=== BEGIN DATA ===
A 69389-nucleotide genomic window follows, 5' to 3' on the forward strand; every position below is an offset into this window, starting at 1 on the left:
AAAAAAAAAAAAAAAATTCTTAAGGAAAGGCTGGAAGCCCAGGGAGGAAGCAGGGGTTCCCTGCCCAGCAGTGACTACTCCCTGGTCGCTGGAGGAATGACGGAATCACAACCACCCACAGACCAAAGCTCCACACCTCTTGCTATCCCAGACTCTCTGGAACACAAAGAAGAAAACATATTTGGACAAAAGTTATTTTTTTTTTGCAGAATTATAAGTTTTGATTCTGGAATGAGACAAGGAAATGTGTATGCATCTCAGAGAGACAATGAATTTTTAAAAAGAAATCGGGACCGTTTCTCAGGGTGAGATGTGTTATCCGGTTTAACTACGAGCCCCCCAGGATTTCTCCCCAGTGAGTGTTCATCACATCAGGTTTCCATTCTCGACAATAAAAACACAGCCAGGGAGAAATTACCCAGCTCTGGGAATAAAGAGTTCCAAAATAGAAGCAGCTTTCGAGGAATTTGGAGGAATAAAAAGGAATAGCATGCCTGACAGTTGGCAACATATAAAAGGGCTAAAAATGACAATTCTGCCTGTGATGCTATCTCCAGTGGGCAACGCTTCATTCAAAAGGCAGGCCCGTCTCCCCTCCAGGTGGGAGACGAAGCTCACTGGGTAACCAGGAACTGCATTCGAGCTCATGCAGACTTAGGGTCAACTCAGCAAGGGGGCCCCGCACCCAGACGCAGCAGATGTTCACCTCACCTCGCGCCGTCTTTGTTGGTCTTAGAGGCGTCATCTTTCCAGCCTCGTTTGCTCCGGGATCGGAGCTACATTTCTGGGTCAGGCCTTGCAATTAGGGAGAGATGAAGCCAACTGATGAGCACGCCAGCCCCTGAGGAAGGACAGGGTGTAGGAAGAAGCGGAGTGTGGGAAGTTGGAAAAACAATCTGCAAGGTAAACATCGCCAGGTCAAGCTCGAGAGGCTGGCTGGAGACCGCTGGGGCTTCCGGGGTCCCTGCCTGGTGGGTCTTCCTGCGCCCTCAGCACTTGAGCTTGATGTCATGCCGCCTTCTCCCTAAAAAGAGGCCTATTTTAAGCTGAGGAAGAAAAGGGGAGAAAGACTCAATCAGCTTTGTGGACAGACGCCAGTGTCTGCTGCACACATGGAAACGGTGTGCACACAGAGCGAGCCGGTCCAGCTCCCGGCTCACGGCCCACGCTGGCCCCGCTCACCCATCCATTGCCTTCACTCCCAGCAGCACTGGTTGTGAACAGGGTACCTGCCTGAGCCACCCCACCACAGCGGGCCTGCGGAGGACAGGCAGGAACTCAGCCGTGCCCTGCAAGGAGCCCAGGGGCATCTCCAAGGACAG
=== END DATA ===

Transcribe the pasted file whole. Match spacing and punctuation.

A 69389-nucleotide genomic window follows, 5' to 3' on the forward strand; every position below is an offset into this window, starting at 1 on the left:
AAAAAAAAAAAAAAAATTCTTAAGGAAAGGCTGGAAGCCCAGGGAGGAAGCAGGGGTTCCCTGCCCAGCAGTGACTACTCCCTGGTCGCTGGAGGAATGACGGAATCACAACCACCCACAGACCAAAGCTCCACACCTCTTGCTATCCCAGACTCTCTGGAACACAAAGAAGAAAACATATTTGGACAAAAGTTATTTTTTTTTTGCAGAATTATAAGTTTTGATTCTGGAATGAGACAAGGAAATGTGTATGCATCTCAGAGAGACAATGAATTTTTAAAAAGAAATCGGGACCGTTTCTCAGGGTGAGATGTGTTATCCGGTTTAACTACGAGCCCCCCAGGATTTCTCCCCAGTGAGTGTTCATCACATCAGGTTTCCATTCTCGACAATAAAAACACAGCCAGGGAGAAATTACCCAGCTCTGGGAATAAAGAGTTCCAAAATAGAAGCAGCTTTCGAGGAATTTGGAGGAATAAAAAGGAATAGCATGCCTGACAGTTGGCAACATATAAAAGGGCTAAAAATGACAATTCTGCCTGTGATGCTATCTCCAGTGGGCAACGCTTCATTCAAAAGGCAGGCCCGTCTCCCCTCCAGGTGGGAGACGAAGCTCACTGGGTAACCAGGAACTGCATTCGAGCTCATGCAGACTTAGGGTCAACTCAGCAAGGGGGCCCCGCACCCAGACGCAGCAGATGTTCACCTCACCTCGCGCCGTCTTTGTTGGTCTTAGAGGCGTCATCTTTCCAGCCTCGTTTGCTCCGGGATCGGAGCTACATTTCTGGGTCAGGCCTTGCAATTAGGGAGAGATGAAGCCAACTGATGAGCACGCCAGCCCCTGAGGAAGGACAGGGTGTAGGAAGAAGCGGAGTGTGGGAAGTTGGAAAAACAATCTGCAAGGTAAACATCGCCAGGTCAAGCTCGAGAGGCTGGCTGGAGACCGCTGGGGCTTCCGGGGTCCCTGCCTGGTGGGTCTTCCTGCGCCCTCAGCACTTGAGCTTGATGTCATGCCGCCTTCTCCCTAAAAAGAGGCCTATTTTAAGCTGAGGAAGAAAAGGGGAGAAAGACTCAATCAGCTTTGTGGACAGACGCCAGTGTCTGCTGCACACATGGAAACGGTGTGCACACAGAGCGAGCCGGTCCAGCTCCCGGCTCACGGCCCACGCTGGCCCCGCTCACCCATCCATTGCCTTCACTCCCAGCAGCACTGGTTGTGAACAGGGTACCTGCCTGAGCCACCCCACCACAGCGGGCCTGCGGAGGACAGGCAGGAACTCAGCCGTGCCCTGCAAGGAGCCCAGGGGCATCTCCAAGGACAG